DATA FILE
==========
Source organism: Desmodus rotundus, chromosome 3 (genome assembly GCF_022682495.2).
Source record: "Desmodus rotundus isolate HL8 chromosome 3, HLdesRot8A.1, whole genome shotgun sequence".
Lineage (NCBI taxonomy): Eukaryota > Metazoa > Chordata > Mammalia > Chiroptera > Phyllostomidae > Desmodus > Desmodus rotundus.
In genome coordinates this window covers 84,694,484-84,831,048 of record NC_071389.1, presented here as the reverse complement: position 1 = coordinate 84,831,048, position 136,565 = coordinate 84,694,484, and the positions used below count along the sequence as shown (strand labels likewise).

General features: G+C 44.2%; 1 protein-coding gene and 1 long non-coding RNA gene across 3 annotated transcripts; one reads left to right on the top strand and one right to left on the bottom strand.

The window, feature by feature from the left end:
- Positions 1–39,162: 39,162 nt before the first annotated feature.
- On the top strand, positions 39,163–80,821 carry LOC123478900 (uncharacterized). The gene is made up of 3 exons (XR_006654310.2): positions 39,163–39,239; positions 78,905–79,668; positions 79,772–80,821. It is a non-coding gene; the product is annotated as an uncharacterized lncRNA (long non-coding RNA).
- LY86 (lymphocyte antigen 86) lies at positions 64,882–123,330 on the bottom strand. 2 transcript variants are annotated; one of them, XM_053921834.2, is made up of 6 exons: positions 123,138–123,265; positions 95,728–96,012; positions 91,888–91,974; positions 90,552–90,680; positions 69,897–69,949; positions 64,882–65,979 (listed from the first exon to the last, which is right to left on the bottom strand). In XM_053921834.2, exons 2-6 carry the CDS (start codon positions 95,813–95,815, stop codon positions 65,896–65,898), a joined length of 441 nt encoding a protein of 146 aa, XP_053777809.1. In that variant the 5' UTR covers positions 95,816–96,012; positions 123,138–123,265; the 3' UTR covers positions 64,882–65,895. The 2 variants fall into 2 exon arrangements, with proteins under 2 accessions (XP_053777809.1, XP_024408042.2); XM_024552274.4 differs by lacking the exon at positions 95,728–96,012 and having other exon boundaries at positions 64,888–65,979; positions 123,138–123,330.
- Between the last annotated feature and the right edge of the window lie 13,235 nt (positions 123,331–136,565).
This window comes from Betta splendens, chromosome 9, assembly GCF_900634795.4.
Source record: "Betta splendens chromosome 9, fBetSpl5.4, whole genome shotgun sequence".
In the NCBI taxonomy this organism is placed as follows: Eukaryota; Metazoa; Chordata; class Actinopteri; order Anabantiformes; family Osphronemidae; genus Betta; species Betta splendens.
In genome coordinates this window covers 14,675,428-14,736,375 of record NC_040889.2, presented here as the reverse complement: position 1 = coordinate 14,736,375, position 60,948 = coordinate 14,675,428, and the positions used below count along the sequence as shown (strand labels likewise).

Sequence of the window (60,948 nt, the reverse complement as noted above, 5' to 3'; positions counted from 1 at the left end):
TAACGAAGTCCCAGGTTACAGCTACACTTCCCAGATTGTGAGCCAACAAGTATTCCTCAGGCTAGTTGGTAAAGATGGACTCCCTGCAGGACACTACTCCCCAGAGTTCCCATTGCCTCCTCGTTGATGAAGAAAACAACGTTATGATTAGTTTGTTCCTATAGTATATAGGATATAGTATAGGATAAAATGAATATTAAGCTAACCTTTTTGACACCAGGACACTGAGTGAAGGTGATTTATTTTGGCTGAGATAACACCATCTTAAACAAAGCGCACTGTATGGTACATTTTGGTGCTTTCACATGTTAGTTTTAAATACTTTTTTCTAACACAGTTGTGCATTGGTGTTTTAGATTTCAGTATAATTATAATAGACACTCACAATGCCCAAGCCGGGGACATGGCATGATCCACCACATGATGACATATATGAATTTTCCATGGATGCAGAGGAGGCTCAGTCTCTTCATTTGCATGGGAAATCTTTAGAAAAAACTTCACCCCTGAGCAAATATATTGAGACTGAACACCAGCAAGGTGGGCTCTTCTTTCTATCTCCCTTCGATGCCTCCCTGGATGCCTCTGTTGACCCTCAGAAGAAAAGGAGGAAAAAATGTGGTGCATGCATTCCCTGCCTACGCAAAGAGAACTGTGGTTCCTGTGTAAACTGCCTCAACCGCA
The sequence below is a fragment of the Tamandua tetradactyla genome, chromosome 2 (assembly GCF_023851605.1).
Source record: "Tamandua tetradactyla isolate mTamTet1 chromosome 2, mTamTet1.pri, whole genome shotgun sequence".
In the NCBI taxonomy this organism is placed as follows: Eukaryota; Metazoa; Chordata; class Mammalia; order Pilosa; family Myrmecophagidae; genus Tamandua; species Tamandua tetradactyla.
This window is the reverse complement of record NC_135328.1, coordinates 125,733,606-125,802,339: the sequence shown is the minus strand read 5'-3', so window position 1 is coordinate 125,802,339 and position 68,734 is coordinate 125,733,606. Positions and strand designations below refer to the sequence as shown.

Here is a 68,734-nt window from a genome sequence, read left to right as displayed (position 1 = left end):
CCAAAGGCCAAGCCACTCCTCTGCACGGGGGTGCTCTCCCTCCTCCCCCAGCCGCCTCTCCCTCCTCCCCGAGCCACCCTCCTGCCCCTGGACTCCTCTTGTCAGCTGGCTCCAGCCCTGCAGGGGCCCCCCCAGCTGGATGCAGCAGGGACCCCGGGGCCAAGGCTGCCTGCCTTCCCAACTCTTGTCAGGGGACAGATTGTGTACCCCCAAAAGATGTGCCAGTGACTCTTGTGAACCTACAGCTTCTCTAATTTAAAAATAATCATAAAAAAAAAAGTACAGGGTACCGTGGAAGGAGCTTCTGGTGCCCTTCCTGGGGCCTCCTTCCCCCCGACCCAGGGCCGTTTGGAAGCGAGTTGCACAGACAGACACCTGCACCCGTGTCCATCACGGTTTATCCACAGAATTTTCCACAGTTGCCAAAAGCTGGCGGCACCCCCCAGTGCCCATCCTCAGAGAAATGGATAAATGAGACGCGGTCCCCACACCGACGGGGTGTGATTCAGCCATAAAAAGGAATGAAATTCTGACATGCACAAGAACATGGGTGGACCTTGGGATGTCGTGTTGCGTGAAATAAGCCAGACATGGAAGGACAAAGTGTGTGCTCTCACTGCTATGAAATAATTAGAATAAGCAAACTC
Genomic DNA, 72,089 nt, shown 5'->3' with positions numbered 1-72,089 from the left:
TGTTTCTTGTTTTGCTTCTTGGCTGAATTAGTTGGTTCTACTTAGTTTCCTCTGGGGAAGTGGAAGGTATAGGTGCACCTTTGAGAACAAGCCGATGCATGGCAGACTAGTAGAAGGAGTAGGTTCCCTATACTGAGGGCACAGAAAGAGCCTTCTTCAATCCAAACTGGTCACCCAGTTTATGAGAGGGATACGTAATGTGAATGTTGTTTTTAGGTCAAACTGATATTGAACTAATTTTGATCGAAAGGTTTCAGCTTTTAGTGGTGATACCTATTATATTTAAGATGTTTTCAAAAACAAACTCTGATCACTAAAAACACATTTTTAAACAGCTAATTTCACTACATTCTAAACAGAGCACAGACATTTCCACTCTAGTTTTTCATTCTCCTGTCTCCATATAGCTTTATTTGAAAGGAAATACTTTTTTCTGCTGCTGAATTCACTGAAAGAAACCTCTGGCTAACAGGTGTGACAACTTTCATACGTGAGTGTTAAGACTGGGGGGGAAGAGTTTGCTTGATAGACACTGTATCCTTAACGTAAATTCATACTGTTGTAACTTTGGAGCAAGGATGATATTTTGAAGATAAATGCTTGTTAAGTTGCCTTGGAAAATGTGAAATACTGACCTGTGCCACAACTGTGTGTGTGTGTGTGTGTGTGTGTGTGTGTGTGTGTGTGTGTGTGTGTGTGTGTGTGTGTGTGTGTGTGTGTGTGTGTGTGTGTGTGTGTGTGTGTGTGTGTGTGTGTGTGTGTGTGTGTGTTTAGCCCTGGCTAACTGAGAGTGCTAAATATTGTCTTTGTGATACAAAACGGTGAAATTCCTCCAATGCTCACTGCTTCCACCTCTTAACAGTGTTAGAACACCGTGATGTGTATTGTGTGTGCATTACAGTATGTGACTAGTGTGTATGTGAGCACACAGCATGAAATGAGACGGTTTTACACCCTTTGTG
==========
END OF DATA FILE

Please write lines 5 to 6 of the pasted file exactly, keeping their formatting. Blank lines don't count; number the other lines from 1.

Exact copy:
General features: G+C 44.2%; 1 protein-coding gene and 1 long non-coding RNA gene across 3 annotated transcripts; one reads left to right on the top strand and one right to left on the bottom strand.

The window, feature by feature from the left end: